Reading your post I came up with an idea that would give better quality cds. It's so obvious, I'm surprised no-one has tried it yet. Put Losslessly compressed music on a cd. This way you save about 40-50% space, which could be used for higher resolution, better quality files like 24 bit-96 HZ.
It may be obvious, but the endless Cyrus threads of late have shown that people expect to be able to hurl any music disc in a CD player and have it work, and there's no point coming up with a format incompatible with all the CD players already in use worldwide.
That's arguably why SACD is still around while DVD-Audio has all but vanished - music retailers didn't want to stock a music fiormat unable to be played in existing players, as they would get masses of discs being returned by confused consumers, when a hybrid system at least ensured back-compatibility.
So a disc format such as you suggest may work for home-burning by cognoscenti, but is a non-starter as a commercial product. And of course mass-market consumers are also less than concerned about 24/96 sound quality - they're more than happy with CD quality, as is clear from the masses of them using high-compression MP3 or other formats for their listening.
Back in the 1980s - "Home Taping is Killing Music". It was illegal then to hold a backup copy as far as the BPI were concerned, never mind hold a bootleg LP of a gig ( *cough* ), luckily the law had a different view. The idea of downloading music and then going out and buying is fine by me.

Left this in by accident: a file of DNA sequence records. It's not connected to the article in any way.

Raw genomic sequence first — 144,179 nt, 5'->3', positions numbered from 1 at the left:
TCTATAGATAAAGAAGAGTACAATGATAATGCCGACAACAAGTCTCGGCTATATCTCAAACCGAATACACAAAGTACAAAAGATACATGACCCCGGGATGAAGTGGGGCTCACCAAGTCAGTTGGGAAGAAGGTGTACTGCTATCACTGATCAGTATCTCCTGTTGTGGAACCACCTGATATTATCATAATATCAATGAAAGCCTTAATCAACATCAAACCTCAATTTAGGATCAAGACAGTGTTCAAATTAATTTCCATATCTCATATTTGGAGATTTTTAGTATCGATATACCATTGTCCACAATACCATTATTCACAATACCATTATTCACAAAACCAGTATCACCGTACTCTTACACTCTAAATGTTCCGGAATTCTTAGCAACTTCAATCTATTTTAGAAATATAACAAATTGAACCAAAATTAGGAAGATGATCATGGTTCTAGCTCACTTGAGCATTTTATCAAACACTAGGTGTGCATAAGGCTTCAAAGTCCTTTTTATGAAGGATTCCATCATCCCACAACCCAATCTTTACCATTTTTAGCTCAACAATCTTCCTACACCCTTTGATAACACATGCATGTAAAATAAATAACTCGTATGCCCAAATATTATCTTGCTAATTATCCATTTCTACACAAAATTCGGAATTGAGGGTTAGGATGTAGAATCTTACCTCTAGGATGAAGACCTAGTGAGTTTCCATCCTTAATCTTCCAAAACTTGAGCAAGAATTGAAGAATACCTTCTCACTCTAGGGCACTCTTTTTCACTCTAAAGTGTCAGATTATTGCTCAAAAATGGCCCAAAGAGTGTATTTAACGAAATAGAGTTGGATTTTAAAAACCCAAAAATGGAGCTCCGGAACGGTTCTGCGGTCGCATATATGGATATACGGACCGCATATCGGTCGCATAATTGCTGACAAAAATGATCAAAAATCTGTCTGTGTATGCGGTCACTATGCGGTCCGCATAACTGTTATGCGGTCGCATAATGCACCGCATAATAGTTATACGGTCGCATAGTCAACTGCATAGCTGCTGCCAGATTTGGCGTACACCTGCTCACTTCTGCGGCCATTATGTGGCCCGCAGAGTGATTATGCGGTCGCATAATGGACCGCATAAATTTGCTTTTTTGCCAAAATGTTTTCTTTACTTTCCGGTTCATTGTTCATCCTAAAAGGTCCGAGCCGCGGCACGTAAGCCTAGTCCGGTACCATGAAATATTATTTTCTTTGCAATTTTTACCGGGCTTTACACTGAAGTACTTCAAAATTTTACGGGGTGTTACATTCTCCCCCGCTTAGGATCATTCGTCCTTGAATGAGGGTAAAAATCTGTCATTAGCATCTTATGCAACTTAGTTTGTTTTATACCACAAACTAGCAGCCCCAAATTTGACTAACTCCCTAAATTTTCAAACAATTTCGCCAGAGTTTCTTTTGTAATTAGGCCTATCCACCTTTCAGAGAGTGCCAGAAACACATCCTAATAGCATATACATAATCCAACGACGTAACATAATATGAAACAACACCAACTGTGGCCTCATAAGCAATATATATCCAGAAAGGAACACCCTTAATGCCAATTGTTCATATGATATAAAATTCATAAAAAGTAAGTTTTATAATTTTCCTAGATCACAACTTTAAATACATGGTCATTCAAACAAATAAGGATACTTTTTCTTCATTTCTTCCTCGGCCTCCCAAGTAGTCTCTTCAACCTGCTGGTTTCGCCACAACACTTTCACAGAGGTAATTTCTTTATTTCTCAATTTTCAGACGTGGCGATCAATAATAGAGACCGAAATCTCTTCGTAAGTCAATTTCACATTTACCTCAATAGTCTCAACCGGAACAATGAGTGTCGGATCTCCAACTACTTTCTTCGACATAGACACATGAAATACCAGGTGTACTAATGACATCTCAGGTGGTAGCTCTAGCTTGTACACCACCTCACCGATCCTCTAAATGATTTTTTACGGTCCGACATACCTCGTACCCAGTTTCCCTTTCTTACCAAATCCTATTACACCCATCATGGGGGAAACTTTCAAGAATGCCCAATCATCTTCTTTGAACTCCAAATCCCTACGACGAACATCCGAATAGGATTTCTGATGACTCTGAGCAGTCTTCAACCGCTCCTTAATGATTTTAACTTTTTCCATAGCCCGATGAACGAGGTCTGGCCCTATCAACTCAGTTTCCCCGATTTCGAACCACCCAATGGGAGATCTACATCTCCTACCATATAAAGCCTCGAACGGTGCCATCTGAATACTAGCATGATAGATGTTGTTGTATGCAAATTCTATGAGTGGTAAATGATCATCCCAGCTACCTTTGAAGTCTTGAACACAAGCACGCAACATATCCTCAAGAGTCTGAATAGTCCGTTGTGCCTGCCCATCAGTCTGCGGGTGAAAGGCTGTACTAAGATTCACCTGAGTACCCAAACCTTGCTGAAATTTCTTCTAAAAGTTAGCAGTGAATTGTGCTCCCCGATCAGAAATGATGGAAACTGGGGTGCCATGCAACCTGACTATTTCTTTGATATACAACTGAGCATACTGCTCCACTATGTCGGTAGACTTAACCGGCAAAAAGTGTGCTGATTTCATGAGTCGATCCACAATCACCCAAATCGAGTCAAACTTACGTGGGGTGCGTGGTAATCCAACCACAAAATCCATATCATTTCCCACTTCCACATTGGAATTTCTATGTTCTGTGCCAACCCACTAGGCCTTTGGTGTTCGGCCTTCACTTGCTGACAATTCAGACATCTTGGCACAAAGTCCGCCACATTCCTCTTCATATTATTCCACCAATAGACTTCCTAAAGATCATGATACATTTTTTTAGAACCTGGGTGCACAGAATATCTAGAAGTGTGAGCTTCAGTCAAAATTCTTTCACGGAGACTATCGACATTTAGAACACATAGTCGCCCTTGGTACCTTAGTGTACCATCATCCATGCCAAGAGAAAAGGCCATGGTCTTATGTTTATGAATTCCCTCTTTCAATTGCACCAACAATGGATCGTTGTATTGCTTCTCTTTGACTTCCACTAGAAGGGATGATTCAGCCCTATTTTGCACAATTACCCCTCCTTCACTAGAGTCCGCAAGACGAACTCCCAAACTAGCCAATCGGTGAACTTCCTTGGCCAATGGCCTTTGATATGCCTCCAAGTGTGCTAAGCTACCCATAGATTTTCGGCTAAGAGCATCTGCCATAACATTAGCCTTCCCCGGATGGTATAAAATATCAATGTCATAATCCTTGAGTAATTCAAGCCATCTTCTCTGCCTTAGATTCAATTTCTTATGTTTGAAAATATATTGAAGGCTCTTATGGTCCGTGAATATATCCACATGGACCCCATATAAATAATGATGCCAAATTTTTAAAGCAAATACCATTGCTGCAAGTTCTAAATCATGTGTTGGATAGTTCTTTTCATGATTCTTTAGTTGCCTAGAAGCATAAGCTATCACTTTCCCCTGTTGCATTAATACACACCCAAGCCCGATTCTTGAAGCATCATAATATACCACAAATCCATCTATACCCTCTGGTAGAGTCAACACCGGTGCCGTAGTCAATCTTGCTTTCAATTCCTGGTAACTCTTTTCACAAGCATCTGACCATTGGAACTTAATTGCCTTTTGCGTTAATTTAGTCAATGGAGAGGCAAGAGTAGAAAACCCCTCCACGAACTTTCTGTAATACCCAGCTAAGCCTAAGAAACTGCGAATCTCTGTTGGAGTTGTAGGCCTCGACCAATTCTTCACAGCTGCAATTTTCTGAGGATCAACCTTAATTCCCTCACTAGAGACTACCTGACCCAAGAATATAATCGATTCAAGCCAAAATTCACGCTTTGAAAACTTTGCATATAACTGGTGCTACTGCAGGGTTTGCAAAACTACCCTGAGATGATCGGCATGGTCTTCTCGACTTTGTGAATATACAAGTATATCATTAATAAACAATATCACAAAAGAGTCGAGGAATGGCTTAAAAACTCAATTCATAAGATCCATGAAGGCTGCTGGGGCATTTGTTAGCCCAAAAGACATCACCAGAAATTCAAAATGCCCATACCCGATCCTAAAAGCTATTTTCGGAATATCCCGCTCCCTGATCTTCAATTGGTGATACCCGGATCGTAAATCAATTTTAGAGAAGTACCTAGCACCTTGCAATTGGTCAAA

As for SACD, in fact, this applies to any disc, the more care taken over the mastering and engineering of the disc, the better it will sound. Being on SACD is no guarantee of anything if the production process was a duffer and moreso the mastering.
If you want to hear a good SACD, snag yourself a copy of Mark Knopfler's Shangri-La - stunning. Really shows off what the format can do. Where SACD fell down was the manufacturers and labels failing to work together to produce something the listening public could really get a hold of and understand what it was all about. Had SACD had half as much of the marketing effort DVD originally had with a steady stream of titles coming from the record companies, it'd have been a roaring success.
As it is, we have CD - it too can be excellent and will be a dominant format for a while to come. As has already been said, people like to hold on to a physical product, hence why I still buy vinyl and CD. Downloading has a place, but barely scratches the surface for me (I think maybe 50 tracks to date?). Give me Wolfgang's Vault anyday! That's a far more interesting proposition!